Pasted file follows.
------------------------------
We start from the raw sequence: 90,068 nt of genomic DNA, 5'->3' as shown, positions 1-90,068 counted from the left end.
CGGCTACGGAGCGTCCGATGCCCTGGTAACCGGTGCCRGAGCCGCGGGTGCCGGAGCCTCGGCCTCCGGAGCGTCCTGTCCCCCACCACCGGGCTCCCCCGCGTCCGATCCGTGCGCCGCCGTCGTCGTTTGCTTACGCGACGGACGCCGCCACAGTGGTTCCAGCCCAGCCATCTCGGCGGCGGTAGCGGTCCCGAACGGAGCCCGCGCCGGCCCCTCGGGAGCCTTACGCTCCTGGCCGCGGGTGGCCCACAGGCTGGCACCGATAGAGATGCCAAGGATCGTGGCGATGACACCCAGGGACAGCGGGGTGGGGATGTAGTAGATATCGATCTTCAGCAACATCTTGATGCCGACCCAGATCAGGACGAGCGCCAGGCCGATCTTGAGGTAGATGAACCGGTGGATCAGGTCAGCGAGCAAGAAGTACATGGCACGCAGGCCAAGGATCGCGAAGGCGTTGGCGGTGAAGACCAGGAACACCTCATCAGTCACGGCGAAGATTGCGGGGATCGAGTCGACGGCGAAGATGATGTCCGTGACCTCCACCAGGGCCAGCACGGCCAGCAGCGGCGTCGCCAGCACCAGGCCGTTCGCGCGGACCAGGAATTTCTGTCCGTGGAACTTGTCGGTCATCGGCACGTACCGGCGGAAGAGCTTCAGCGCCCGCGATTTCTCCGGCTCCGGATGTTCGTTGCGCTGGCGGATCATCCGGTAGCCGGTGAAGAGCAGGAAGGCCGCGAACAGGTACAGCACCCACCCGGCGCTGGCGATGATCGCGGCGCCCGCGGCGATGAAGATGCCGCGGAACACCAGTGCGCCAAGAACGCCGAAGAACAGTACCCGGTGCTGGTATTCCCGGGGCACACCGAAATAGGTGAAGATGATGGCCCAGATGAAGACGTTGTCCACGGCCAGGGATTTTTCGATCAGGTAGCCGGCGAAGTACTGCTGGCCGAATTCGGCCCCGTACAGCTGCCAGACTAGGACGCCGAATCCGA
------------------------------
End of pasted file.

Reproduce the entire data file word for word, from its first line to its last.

We start from the raw sequence: 90,068 nt of genomic DNA, 5'->3' as shown, positions 1-90,068 counted from the left end.
CGGCTACGGAGCGTCCGATGCCCTGGTAACCGGTGCCRGAGCCGCGGGTGCCGGAGCCTCGGCCTCCGGAGCGTCCTGTCCCCCACCACCGGGCTCCCCCGCGTCCGATCCGTGCGCCGCCGTCGTCGTTTGCTTACGCGACGGACGCCGCCACAGTGGTTCCAGCCCAGCCATCTCGGCGGCGGTAGCGGTCCCGAACGGAGCCCGCGCCGGCCCCTCGGGAGCCTTACGCTCCTGGCCGCGGGTGGCCCACAGGCTGGCACCGATAGAGATGCCAAGGATCGTGGCGATGACACCCAGGGACAGCGGGGTGGGGATGTAGTAGATATCGATCTTCAGCAACATCTTGATGCCGACCCAGATCAGGACGAGCGCCAGGCCGATCTTGAGGTAGATGAACCGGTGGATCAGGTCAGCGAGCAAGAAGTACATGGCACGCAGGCCAAGGATCGCGAAGGCGTTGGCGGTGAAGACCAGGAACACCTCATCAGTCACGGCGAAGATTGCGGGGATCGAGTCGACGGCGAAGATGATGTCCGTGACCTCCACCAGGGCCAGCACGGCCAGCAGCGGCGTCGCCAGCACCAGGCCGTTCGCGCGGACCAGGAATTTCTGTCCGTGGAACTTGTCGGTCATCGGCACGTACCGGCGGAAGAGCTTCAGCGCCCGCGATTTCTCCGGCTCCGGATGTTCGTTGCGCTGGCGGATCATCCGGTAGCCGGTGAAGAGCAGGAAGGCCGCGAACAGGTACAGCACCCACCCGGCGCTGGCGATGATCGCGGCGCCCGCGGCGATGAAGATGCCGCGGAACACCAGTGCGCCAAGAACGCCGAAGAACAGTACCCGGTGCTGGTATTCCCGGGGCACACCGAAATAGGTGAAGATGATGGCCCAGATGAAGACGTTGTCCACGGCCAGGGATTTTTCGATCAGGTAGCCGGCGAAGTACTGCTGGCCGAATTCGGCCCCGTACAGCTGCCAGACTAGGACGCCGAATCCGA